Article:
Implications of SVB's Failure for Depositors

Implications of SVB's Failure for Depositors

Insured Deposits

  • The FDIC will insure deposits up to $250,000 per depositor. Insured deposits will be made available on Monday, March 13.
  • Uninsured depositors will receive a receivership certificate for their uninsured deposits. A receivership certificate permits holders to share proportionately in proceeds as SVB's assets are liquidated.

Lines of Credit and Credit Cards

  • The FDIC has frozen all lines of credit and credit card transactions are being declined.

SVB Loans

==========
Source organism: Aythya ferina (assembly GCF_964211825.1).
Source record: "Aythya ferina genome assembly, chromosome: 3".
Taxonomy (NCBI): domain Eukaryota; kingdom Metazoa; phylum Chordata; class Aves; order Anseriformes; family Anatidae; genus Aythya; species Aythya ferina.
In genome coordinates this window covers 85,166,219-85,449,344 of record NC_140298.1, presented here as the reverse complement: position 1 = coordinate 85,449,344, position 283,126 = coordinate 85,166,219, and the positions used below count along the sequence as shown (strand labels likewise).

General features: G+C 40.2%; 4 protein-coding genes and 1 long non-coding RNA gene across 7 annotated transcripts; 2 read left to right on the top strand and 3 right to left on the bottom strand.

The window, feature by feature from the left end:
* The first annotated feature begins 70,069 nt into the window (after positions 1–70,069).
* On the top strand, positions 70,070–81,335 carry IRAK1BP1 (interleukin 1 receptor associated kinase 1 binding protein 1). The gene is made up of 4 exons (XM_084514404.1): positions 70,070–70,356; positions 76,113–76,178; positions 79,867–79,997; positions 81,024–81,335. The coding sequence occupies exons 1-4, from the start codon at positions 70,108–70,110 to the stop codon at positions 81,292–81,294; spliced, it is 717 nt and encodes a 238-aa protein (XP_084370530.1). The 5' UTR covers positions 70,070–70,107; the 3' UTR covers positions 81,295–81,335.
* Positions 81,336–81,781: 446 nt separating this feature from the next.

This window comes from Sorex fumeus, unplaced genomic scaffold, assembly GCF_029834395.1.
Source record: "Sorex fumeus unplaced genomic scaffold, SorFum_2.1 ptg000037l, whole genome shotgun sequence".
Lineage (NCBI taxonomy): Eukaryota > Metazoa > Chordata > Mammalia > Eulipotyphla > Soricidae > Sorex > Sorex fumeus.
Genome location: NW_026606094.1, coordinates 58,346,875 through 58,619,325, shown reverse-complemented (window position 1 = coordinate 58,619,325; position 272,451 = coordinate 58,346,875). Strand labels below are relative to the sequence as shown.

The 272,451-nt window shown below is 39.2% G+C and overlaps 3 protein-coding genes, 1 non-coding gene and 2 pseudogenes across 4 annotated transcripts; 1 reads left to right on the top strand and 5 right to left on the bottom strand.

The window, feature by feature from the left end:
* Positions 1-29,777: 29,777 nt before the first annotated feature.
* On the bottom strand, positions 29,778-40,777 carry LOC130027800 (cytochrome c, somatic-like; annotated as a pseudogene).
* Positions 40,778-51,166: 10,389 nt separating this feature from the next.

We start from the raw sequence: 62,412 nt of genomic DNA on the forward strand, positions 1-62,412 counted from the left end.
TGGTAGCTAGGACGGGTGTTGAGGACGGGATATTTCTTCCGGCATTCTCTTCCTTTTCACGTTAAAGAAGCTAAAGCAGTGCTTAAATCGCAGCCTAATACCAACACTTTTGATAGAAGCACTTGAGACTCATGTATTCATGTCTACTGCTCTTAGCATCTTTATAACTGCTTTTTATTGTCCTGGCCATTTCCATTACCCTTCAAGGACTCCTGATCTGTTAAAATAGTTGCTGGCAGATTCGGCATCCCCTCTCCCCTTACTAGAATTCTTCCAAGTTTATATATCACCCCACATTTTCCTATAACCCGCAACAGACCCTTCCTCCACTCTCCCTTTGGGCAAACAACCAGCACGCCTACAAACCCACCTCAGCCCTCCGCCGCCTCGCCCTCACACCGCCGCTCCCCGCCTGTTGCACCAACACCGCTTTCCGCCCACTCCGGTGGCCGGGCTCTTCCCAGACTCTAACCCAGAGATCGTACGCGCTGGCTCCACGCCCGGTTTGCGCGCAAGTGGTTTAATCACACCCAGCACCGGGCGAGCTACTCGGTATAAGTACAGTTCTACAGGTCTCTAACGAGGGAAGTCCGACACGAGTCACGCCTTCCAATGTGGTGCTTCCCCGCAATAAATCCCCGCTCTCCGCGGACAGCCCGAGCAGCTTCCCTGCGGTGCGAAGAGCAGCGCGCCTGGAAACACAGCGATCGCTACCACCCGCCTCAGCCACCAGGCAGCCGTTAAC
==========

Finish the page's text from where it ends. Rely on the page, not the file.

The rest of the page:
• The FDIC has directed borrowers to continue making payments under existing loan facilities, but companies should meet with lending counsel to discuss any borrower-specific considerations.

Bridge Financing

  • Obtaining short-term financing to cover payroll, for example, can be complicated by subordination and intercreditor issues and delayed by investors' limited access to funds following SVB's closure.
  • Short-term financing using Simple Agreements for Future Equity (SAFEs) that contain restrictions on the use of funds may be a beneficial option.

"Sweep" Accounts

  • If sweep accounts funds are held at a third party financial institution, they should not be subject to the receivership but access to the accounts may be delayed.

Transfer Fraud

  • Many entities will need to open new bank accounts and update wire transfer information, opening the door for bad actors to request fraudulent transfers. Close attention should be given to verifying the validity of new wire instructions particularly at this time.